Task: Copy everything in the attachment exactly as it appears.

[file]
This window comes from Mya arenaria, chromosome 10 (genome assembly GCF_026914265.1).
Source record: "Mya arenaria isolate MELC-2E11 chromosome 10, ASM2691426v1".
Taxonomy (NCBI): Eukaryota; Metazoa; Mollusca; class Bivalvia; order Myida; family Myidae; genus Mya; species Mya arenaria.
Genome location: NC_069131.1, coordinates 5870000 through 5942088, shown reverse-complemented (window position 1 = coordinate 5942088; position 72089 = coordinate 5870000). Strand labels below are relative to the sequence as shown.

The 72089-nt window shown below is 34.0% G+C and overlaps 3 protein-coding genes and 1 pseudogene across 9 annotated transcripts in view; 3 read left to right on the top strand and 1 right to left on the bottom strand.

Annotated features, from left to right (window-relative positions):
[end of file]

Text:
This window comes from Mya arenaria, chromosome 10 (genome assembly GCF_026914265.1).
Source record: "Mya arenaria isolate MELC-2E11 chromosome 10, ASM2691426v1".
Taxonomy (NCBI): Eukaryota; Metazoa; Mollusca; class Bivalvia; order Myida; family Myidae; genus Mya; species Mya arenaria.
Genome location: NC_069131.1, coordinates 5870000 through 5942088, shown reverse-complemented (window position 1 = coordinate 5942088; position 72089 = coordinate 5870000). Strand labels below are relative to the sequence as shown.

The 72089-nt window shown below is 34.0% G+C and overlaps 3 protein-coding genes and 1 pseudogene across 9 annotated transcripts in view; 3 read left to right on the top strand and 1 right to left on the bottom strand.

Annotated features, from left to right (window-relative positions):